I guess you guys all came from the same back road I did. I think that is were we used to get it for our flat heads. Right from the chicken farmers. It had completely sliped my mind. Unfortunatley this is a last resort thing. There is no access to the small crack. It only shows up under a pressure test back up in the exhaust chamber. Waterglass will probably be the answer or some modern version of it. That JB weld?? I have heard about it and even seen some in action. I may try it if it can stand the heat. I know the waterglass can.

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              • #8
                A person I knew once, tried pouring Quaker Oats in the Radiator to stop leaks.
                He said he was told to try it.

                Not a smart Man.

                And no! Not a relative either.

                Tom M.

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                • #9
                  On Myth busters, they tested a myth, they put some eggs into the radiator of a car, and it sealed up a leak in the radiator. Ofcourse its a temporary fix.

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                  • #10
                    Years ago, (20 or so) I had a leaking head gasket. I used a product by Moroso. It was call ceramic engine seal. Probably the same stuff. It worked well after I shoved a toothpick into the offending hole in the head gasket to slow down the leak long enough for the magic mystery liquid to cure. I ran the car for quite a long time after that with no adverse effects.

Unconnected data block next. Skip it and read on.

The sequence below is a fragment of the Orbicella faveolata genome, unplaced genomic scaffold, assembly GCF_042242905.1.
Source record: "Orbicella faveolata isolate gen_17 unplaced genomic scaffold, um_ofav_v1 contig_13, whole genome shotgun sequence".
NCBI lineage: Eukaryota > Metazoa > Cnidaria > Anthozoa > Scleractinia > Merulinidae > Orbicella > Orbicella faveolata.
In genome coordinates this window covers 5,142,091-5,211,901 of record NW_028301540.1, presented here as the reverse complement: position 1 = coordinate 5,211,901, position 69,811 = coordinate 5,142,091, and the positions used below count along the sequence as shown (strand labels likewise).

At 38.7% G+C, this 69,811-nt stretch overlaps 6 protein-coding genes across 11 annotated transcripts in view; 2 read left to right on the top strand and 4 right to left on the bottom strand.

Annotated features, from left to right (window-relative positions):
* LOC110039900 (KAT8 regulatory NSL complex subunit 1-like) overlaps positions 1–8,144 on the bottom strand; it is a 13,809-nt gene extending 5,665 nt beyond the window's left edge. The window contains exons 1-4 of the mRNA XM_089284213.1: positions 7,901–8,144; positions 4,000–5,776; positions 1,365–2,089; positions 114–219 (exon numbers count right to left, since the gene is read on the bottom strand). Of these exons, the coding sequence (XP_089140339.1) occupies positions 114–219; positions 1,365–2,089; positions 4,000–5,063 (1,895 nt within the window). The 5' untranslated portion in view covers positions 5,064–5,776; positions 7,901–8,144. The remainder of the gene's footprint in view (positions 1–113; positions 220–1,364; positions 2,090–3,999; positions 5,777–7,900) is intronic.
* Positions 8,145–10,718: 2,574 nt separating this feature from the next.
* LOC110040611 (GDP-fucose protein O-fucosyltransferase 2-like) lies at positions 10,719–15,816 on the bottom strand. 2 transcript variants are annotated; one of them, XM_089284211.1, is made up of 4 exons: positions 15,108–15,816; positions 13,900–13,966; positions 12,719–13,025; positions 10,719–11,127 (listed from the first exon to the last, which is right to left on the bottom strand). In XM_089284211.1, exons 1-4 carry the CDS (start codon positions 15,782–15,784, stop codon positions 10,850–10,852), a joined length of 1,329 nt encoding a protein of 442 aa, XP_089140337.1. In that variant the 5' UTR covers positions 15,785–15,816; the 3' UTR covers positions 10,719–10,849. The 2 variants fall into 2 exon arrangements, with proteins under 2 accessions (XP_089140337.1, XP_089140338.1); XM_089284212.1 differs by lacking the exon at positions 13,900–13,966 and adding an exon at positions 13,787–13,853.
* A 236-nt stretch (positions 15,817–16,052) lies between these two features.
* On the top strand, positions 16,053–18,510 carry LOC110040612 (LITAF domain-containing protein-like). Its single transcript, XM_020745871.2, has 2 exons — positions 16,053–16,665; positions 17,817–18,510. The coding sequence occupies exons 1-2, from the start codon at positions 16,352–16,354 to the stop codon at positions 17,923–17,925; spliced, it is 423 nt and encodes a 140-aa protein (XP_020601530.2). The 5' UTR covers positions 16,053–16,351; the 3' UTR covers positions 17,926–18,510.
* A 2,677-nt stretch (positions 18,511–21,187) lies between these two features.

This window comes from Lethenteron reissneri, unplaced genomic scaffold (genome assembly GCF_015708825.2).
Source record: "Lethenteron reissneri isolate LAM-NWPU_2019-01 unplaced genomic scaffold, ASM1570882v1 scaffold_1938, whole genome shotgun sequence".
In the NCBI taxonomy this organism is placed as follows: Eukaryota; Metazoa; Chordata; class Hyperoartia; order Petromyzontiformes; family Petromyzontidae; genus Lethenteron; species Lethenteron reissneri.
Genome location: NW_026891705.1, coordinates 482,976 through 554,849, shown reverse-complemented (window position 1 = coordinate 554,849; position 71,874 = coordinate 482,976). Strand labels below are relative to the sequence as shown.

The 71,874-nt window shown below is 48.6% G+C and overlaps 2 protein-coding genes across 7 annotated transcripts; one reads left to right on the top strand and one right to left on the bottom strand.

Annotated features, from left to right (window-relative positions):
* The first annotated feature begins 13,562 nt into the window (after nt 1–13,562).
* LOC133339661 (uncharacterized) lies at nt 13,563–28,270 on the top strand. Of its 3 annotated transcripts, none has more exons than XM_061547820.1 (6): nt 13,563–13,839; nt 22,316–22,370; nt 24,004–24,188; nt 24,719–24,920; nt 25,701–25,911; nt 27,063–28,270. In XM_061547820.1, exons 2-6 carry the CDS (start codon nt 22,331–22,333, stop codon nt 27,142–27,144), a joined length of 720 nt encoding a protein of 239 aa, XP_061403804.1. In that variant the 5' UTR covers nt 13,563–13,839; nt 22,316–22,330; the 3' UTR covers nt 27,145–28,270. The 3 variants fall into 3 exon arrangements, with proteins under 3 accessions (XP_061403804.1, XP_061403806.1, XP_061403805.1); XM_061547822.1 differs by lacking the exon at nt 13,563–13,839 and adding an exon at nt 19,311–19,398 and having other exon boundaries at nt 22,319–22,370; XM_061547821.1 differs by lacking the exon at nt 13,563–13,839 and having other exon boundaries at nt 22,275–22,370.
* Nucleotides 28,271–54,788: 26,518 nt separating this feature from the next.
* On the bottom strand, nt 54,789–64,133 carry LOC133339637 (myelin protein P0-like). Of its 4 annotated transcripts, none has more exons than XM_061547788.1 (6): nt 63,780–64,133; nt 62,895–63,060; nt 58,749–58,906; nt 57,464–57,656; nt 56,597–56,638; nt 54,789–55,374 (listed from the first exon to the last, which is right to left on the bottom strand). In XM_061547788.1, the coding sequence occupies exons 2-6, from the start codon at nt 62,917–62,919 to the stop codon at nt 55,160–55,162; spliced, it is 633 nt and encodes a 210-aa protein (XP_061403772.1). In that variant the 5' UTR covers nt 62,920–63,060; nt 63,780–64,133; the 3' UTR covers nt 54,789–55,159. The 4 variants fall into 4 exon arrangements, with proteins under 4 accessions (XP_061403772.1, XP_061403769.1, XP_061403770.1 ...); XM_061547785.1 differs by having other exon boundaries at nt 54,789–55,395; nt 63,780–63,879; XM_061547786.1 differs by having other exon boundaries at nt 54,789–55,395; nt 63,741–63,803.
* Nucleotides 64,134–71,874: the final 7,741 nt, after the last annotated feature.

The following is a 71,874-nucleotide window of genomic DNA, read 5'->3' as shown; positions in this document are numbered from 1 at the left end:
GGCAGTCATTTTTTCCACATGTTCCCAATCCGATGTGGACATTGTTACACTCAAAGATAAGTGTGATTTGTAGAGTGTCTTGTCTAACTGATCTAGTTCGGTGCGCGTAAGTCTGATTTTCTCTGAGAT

Arbo & Thor (The Junkyard Dog)

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                    • #11
                      "On Myth busters, they tested a myth, they put some eggs into the radiator of a car, and it sealed up a leak in the radiator. Ofcourse its a temporary fix."

                      Was that episode called "car-capers" bill
                      all the best....mark

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                      • #12
                        Gun Smith---There is a repair process that I have been involved with called "metal locking" The people that do it can do some very complicated repairs. A lot of industrial engine shops did metal locking. It is a common repair in the industrial gas engine repair shop.
                        Bob Scott

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                        • #13
                          Which model of Ford tractor? (Just curious.)

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                          • #14
                            Black pepper will also work in a pinch, just temp. fix ,not log term.And yes egg whites work as well, both have been Super Speedway tested and approved.

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                            • #15
                              Pgrmdan: It's a 1953 Ford Jubilee. I have heard of the egg cure. Rbjscott: I was sort of hoping there might be somthing new to try. Do you have any more info on the process "metal locking"? Let see now, oatmeal, eggs, leave out the pepper and add brown sugar and raisins. A damned good cookie.